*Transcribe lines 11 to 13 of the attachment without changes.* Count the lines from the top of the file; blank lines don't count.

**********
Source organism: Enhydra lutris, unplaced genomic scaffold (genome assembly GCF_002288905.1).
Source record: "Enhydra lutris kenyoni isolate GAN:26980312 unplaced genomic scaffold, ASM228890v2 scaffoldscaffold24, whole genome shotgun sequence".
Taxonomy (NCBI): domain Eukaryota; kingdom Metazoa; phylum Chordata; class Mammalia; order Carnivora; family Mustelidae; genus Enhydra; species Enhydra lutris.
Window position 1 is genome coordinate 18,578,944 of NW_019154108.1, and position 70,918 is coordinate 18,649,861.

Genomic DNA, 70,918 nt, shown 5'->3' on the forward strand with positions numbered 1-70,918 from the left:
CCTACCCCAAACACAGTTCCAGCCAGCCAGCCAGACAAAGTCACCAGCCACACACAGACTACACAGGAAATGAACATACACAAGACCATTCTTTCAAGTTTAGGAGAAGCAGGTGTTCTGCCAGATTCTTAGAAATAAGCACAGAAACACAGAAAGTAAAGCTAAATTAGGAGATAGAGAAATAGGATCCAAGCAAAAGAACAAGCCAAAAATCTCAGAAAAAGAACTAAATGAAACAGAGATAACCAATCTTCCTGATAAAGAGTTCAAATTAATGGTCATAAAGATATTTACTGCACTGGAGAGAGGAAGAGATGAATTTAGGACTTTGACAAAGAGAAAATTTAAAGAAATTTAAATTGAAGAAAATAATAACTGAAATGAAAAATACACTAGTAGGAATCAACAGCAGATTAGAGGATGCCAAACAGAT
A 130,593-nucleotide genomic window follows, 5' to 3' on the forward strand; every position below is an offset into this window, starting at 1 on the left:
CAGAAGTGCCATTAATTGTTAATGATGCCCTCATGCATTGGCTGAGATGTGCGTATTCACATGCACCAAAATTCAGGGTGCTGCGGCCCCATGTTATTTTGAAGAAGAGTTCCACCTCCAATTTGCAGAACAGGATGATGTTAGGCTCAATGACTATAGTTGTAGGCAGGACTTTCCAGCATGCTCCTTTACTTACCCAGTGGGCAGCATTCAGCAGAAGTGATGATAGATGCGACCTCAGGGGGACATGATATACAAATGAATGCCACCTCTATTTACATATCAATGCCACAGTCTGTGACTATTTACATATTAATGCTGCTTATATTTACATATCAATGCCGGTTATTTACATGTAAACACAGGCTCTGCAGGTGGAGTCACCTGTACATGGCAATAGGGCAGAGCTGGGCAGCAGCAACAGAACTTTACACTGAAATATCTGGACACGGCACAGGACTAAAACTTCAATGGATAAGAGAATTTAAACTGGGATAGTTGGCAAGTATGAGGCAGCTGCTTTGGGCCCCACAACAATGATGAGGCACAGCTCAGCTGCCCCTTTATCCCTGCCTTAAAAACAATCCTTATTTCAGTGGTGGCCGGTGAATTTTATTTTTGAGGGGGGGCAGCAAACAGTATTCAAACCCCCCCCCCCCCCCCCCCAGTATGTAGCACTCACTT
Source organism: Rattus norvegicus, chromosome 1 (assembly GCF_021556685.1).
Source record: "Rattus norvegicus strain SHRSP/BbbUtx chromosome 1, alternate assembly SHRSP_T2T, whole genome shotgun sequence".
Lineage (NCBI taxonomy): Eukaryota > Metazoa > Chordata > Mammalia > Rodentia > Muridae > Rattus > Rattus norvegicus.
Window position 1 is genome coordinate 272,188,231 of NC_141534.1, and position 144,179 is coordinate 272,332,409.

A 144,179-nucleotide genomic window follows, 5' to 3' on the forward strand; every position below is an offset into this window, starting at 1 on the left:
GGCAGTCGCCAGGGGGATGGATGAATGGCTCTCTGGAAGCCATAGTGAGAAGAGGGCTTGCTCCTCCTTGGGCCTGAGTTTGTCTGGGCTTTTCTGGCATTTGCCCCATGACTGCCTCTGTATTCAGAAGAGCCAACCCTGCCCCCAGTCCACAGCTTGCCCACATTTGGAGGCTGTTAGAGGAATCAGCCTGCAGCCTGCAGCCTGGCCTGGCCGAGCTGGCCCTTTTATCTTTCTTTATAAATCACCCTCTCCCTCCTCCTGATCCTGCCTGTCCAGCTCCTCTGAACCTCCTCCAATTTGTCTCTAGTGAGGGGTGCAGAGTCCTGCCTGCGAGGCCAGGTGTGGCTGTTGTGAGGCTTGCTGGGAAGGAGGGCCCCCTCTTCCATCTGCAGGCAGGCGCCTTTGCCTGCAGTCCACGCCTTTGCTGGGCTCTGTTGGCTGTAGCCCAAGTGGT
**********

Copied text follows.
Lineage (NCBI taxonomy): Eukaryota > Metazoa > Chordata > Mammalia > Rodentia > Muridae > Rattus > Rattus norvegicus.
Window position 1 is genome coordinate 272,188,231 of NC_141534.1, and position 144,179 is coordinate 272,332,409.

A 144,179-nucleotide genomic window follows, 5' to 3' on the forward strand; every position below is an offset into this window, starting at 1 on the left: